I was walking home from the King William Parade on the last Saturday in April when I noticed two people stationed in the alley fronting East Arsenal Street just outside the fairgrounds, beckoning Fiesta passersby to stop and sign petitions.
After listening to them for a minute, I remarked, “You don’t look like firefighters.” In retrospect, I should have just listened. Both sized me up as an adversary and interrupted their deceptive claims about City Hall corruption and the need to replace the city manager and others supposedly hostile to first responders.
Neither petition peddler was willing to answer questions, so I walked on. Now I wish I had exercised my legal right to record the individuals as more and more people report they were deceived into signing the petitions by people they believed were actual firefighters and fellow city residents. I wish we had a recording of the misleading pitches to share with readers.
It’s a felony to buy votes in Texas, yet San Antonio Professional Firefighters Association President Chris Steele and his fellow union leaders found a workaround: buy petition signatures instead of votes and then hope for a winning outcome at the polls.
It’s legal, but it’s also deceptive. State elected officials ought to outlaw paid petition workers who parachute into Texas cities to gather signatures. Even with more than one-third, or nearly 37,000 signatures, rejected because the individuals were non-residents or otherwise ineligible to vote, the paid workers gathered enough signatures in San Antonio to give the union officials their money’s worth.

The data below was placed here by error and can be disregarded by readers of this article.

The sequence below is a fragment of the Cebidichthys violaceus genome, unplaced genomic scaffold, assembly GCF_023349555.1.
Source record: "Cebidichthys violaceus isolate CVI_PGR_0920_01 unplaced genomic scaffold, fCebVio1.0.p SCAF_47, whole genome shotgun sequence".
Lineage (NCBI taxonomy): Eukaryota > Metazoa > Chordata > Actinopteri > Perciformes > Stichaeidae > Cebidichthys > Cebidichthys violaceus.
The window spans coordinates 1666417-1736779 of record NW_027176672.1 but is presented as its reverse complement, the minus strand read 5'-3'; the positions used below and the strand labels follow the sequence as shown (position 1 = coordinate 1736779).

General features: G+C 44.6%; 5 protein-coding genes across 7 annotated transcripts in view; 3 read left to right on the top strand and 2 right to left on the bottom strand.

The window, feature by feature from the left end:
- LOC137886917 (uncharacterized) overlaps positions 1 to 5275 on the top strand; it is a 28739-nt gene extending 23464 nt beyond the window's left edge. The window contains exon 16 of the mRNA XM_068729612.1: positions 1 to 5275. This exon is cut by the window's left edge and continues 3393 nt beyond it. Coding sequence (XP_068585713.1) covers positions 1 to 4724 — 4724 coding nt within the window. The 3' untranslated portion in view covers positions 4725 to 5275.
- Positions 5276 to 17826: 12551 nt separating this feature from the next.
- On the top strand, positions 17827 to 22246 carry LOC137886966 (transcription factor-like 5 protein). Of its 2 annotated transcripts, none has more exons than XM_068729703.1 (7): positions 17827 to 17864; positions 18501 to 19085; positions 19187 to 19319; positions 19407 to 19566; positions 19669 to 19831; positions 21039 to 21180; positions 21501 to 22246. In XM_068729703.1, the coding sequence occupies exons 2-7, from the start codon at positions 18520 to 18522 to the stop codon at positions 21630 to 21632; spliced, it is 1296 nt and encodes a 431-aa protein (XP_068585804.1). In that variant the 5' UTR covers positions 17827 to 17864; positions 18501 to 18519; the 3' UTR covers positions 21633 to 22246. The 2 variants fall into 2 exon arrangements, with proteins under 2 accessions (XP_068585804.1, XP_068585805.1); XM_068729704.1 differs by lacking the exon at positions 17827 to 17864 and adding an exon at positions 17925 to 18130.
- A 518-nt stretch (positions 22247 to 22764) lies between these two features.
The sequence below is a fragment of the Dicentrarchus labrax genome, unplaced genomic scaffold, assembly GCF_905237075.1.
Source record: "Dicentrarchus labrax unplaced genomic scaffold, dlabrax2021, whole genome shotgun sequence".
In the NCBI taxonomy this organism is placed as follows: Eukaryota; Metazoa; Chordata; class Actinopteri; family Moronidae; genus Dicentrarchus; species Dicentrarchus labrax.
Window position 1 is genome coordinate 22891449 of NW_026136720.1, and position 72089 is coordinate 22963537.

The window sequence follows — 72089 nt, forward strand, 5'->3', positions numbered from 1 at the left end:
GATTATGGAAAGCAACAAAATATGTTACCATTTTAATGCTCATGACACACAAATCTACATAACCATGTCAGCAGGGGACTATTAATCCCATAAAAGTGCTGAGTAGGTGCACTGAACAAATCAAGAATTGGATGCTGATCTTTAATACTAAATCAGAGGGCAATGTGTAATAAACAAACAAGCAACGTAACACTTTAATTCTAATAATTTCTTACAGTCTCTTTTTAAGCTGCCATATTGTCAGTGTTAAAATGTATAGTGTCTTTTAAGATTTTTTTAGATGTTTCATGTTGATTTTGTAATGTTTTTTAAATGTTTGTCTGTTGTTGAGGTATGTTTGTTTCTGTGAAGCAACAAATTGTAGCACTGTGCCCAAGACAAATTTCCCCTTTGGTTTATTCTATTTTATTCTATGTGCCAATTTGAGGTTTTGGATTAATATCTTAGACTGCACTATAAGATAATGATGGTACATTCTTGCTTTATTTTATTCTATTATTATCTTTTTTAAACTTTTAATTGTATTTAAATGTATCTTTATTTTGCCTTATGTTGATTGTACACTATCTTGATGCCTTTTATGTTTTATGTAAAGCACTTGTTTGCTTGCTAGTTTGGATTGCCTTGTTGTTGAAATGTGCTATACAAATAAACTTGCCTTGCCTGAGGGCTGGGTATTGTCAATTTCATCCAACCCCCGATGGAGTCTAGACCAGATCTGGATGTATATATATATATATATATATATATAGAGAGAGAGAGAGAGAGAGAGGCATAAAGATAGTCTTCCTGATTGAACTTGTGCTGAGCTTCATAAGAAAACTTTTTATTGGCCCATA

People who do not live here, do not work here, do not even know the city, were used to convince San Antonians to sign petitions that threaten to undermine local government. Mayor Ron Nirenberg did not mince words when I asked him about the union’s tactics in an on-stage conversation last week.
“I’ve talked to my colleagues in other cities… and they’re all experiencing some sort of petition-driven chaos in their own cities. Ours is by far the most dramatic and draconian,” Nirenberg said. “But they’re all ready to take a look at this and I believe we should. This is a cottage industry … people who have no connection to San Antonio. The firm that apparently has been peddling this stuff is from Buda. And really, it’s pay per signature.
“We have plenty of reports [that] people who signed the petitions were outright lied to, people falsely identifying themselves as firefighters… people were misled as to what they were actually signing,” Nirenberg said. “It’s wrong, it’s an abuse of our democratic system. We have voter ID laws in the state of Texas, yet someone can be asked and deceived into signing a petition to put a charter amendment onto the ballot — they don’t have to show any of that. We do need to look at this because it’s created chaos within multiple cities with some pretty dramatic long-range effects.”
Voters in San Antonio will vote on three union-conceived charter amendments on the Nov. 6 ballot, all with far-reaching consequences that would undermine the City’s ability to deliver essential services.